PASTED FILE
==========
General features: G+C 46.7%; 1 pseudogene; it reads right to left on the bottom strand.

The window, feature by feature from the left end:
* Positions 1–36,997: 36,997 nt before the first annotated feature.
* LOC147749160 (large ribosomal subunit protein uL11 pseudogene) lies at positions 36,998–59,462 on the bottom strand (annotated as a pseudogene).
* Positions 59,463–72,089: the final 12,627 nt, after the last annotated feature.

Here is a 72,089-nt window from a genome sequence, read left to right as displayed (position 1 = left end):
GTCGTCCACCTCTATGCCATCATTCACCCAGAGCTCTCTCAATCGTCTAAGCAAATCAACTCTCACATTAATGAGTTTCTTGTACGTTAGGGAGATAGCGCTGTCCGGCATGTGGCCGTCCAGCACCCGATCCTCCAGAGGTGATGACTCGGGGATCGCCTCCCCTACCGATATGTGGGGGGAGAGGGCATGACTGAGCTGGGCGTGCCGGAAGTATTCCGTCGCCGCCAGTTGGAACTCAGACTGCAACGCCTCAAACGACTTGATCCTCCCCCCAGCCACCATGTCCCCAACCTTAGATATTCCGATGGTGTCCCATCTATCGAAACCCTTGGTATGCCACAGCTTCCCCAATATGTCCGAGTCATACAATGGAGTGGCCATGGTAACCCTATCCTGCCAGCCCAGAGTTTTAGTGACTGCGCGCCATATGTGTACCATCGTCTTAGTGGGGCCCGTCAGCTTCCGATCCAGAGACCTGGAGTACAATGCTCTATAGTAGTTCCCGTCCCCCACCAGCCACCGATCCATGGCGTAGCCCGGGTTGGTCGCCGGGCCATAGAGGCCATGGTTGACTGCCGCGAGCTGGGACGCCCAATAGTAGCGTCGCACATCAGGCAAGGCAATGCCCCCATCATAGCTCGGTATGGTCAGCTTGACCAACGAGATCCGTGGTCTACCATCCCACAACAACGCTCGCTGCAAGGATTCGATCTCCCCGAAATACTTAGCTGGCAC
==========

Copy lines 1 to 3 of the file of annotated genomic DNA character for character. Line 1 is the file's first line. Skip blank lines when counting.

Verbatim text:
General features: G+C 46.7%; 1 pseudogene; it reads right to left on the bottom strand.

The window, feature by feature from the left end:
* Positions 1–36,997: 36,997 nt before the first annotated feature.